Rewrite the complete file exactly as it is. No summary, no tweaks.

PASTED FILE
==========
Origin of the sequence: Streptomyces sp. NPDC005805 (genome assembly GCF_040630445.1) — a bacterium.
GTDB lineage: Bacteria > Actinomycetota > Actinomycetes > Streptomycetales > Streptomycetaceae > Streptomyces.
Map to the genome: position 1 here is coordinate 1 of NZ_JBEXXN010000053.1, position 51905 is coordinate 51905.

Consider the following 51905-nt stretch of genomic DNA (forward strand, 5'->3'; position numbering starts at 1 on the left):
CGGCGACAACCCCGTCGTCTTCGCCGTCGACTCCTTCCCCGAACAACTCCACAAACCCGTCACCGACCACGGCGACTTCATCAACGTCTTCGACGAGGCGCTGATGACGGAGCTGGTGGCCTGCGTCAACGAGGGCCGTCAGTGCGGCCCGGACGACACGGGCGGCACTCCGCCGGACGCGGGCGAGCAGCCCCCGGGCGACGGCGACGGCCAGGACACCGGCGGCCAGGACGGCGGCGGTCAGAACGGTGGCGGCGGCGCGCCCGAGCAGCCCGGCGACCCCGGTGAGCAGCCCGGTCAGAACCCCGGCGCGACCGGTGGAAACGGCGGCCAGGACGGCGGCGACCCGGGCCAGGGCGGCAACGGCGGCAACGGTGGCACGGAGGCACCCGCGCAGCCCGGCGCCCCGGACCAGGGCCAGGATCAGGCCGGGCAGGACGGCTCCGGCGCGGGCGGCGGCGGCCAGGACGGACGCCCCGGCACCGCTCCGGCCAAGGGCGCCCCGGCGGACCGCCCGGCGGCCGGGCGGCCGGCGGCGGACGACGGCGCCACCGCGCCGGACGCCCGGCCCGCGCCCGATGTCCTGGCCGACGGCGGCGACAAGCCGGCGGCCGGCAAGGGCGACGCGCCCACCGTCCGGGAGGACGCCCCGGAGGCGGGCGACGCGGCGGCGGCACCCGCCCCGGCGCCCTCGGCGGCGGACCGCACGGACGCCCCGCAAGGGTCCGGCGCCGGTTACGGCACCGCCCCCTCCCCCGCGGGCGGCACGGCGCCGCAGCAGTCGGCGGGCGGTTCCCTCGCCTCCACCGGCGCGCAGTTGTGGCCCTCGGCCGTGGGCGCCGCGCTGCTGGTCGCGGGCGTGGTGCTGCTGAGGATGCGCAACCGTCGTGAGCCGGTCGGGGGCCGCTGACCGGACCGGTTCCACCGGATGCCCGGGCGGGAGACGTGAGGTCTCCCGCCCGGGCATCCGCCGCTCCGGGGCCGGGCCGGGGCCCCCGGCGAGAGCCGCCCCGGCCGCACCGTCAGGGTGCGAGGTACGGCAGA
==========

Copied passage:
Origin of the sequence: Streptomyces sp. NPDC005805 (genome assembly GCF_040630445.1) — a bacterium.
GTDB lineage: Bacteria > Actinomycetota > Actinomycetes > Streptomycetales > Streptomycetaceae > Streptomyces.
Map to the genome: position 1 here is coordinate 1 of NZ_JBEXXN010000053.1, position 51905 is coordinate 51905.

Consider the following 51905-nt stretch of genomic DNA (forward strand, 5'->3'; position numbering starts at 1 on the left):
CGGCGACAACCCCGTCGTCTTCGCCGTCGACTCCTTCCCCGAACAACTCCACAAACCCGTCACCGACCACGGCGACTTCATCAACGTCTTCGACGAGGCGCTGATGACGGAGCTGGTGGCCTGCGTCAACGAGGGCCGTCAGTGCGGCCCGGACGACACGGGCGGCACTCCGCCGGACGCGGGCGAGCAGCCCCCGGGCGACGGCGACGGCCAGGACACCGGCGGCCAGGACGGCGGCGGTCAGAACGGTGGCGGCGGCGCGCCCGAGCAGCCCGGCGACCCCGGTGAGCAGCCCGGTCAGAACCCCGGCGCGACCGGTGGAAACGGCGGCCAGGACGGCGGCGACCCGGGCCAGGGCGGCAACGGCGGCAACGGTGGCACGGAGGCACCCGCGCAGCCCGGCGCCCCGGACCAGGGCCAGGATCAGGCCGGGCAGGACGGCTCCGGCGCGGGCGGCGGCGGCCAGGACGGACGCCCCGGCACCGCTCCGGCCAAGGGCGCCCCGGCGGACCGCCCGGCGGCCGGGCGGCCGGCGGCGGACGACGGCGCCACCGCGCCGGACGCCCGGCCCGCGCCCGATGTCCTGGCCGACGGCGGCGACAAGCCGGCGGCCGGCAAGGGCGACGCGCCCACCGTCCGGGAGGACGCCCCGGAGGCGGGCGACGCGGCGGCGGCACCCGCCCCGGCGCCCTCGGCGGCGGACCGCACGGACGCCCCGCAAGGGTCCGGCGCCGGTTACGGCACCGCCCCCTCCCCCGCGGGCGGCACGGCGCCGCAGCAGTCGGCGGGCGGTTCCCTCGCCTCCACCGGCGCGCAGTTGTGGCCCTCGGCCGTGGGCGCCGCGCTGCTGGTCGCGGGCGTGGTGCTGCTGAGGATGCGCAACCGTCGTGAGCCGGTCGGGGGCCGCTGACCGGACCGGTTCCACCGGATGCCCGGGCGGGAGACGTGAGGTCTCCCGCCCGGGCATCCGCCGCTCCGGGGCCGGGCCGGGGCCCCCGGCGAGAGCCGCCCCGGCCGCACCGTCAGGGTGCGAGGTACGGCAGA